Thursday, November 23, 2006

VW - Compression Ratio

How to Adjusting Deck Height and Compression Ratio

The use of rebuilt heads poses a problem for the unwary. Wanna not blow up your engine? Read on!

Doing the Numbers
We need to start with some definitions. The manuals differ on how they label things so for now, use the following:

Compression ratio is determined by dividing the total volume (V sub t) by the swept volume (V sub s).

Total volume is the sum of the chamber volume (V sub c), the deck volume (V sub d) and the swept volume (V sub s)

Chamber volume is not calculated, it is measured directly. (The Factory Workshop Manual offers a good explanation of the procedure.) For your basic overhaul you don’t need a very precise number but you must know the approximate chamber volume. An easy way to do this is to obtain a fat 50cc syringe from a veterinary or pharmacy, level the head with the valves and spark plug installed, then fill the chamber with water. Do it several times and average the results. Do it for all four chambers. When you calculate your compression ratio, use the smallest of the four chambers for chamber volume (V sub c).

If the chambers are larger than 50cc use a marble to take up some of the space. Determine the marble’s volume by dropping it into the half-filled syringe. It’s volume equals its displacement. (Eureka!) Use the same marble(s) in all four chambers and don’t forget to add its volume to the reading off the syringe.

Swept volume and deck volume are calculated using the formula: 0.785 x bore diameter squared x stroke

Stroke is 69mm for a stock engine. If you’re rebuilding a 36hp, use 64mm. If your engine has a stroker crank, use that dimension. But don’t guess.

To calculate deck height, use the same formula but substitute deck height for stroke. Bore diameter is whatever pistons you are using. A stock 1600cc engine uses 85.5mm jugs.

Use millimeters for all of your calculations. 1mm is approximately equal to .0394 inches. Measure your deck height then convert it to millimeters by dividing the inch dimension by .0394

Since you’ll be using millimeters for your calculations, the answer will be in cubic millimeters. To convert to cubic centimeters, shove the decimal three places to the left.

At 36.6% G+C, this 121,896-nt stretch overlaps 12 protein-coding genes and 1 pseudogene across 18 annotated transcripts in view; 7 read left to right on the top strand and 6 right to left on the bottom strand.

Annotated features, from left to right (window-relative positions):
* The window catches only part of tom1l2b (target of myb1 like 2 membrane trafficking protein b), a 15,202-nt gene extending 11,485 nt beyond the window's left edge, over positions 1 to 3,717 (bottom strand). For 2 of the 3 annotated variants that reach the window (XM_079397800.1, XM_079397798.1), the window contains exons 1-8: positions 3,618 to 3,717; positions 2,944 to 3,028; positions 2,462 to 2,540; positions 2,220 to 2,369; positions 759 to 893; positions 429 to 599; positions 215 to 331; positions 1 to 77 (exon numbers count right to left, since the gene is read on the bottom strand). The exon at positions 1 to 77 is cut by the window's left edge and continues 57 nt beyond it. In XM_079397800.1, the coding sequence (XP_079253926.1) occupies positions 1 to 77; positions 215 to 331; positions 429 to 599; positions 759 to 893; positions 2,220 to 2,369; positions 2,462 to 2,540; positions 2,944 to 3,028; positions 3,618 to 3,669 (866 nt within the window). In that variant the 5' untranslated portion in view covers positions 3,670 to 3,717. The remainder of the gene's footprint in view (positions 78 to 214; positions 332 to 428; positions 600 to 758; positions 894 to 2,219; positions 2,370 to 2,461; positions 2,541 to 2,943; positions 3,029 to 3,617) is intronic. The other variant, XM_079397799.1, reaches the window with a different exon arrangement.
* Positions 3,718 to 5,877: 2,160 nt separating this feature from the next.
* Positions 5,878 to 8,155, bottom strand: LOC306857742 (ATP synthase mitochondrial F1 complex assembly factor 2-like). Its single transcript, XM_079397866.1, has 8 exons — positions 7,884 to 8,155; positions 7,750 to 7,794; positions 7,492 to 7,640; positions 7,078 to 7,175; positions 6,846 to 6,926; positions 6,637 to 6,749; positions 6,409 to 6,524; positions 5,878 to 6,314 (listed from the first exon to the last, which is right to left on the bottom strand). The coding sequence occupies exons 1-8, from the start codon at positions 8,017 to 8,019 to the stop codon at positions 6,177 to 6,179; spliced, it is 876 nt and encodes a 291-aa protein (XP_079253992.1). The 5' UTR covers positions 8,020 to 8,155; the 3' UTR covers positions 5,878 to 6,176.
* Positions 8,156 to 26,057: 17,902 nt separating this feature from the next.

For Example...

To illustrate, let me walk through the calculations using real data and real heads, a pair of rebuilts I have here in the shop.

The engine is a stock 1600cc dual-port. The jugs are 85.5mm in diameter, the crankshaft has a measured throw of 34.5 (i.e., a stroke of 69mm).

Since we use that same diameter when we calculate deck volume, let’s run the numbers and get it out of the way. 85.5 x 85.5 (that is, the diameter squared) equals 7,310.25. Now we multiply that by 0.785 (that is, the pi factor) to get 5,738.546. We will use that value to compute both swept volume and deck volume.

5,738.546 times the 69mm stroke gives us 395,959.6913 as our swept volume.

The deck height measured .065" Dividing that by .0394" gives us 1.649mm.

5,738.546 times the 1.649mm deck height gives us 9,462.86.

The combustion chamber measured 43.5 cubic centimeters so lets convert the other factors to cubic centimeters before we add them together.

395,959.6913 becomes.......... 396.0cc (rounded) Swept
9,462.86 becomes....................... 9.5cc (rounded) Deck
and our chamber volume was.... 43.5cc (averaged) Chamber

Which gives us a total volume of...449.0 Total Volume

(Note: Engine displacement is based on swept volume rather than total volume. Four times 396cc equals 1584, the displacement of a ‘1600' engine.)

Dividing the total volume by the sum of the chamber and deck volume gives us 449.0 divided by 53.0 or 8.346... which is our compression ratio. And that is too high.

A Bit of Background

This particular engine is in the shop because it blew a piston . . . hole about as big as a quarter, right through the top of the thing. And it was just overhauled, too.

How could such a thing happen? Easy. Kid talks his mom into buying him a VW. It’s a total POS but he’s convinced he can fix it up. Following the advice of the local guru, first thing the kid does is buy a pair of rebuilt heads and slap them on without bothering to check anything. But one of the heads had been flycut. Flycutting reduces the chamber volume, which raises the compression ratio. A combination of hot weather, a heavy foot, low octane gas and a high compression ratio lead to detonation. Naturally, the kid kept on driving. And of course he had to really keep his foot in it to get over them hills with only three cylinders.

The second jug blew a few minutes after the first, which convinced him to turn around and head for home. Amazingly, he managed to make it home on the two surviving cylinders. Of course, it cost him an engine. He now drives his mom’s Toyota and rails against veedubs as ‘nothing but junk.’ His mom, no dummy, won’t even let him check the air in the tires :-)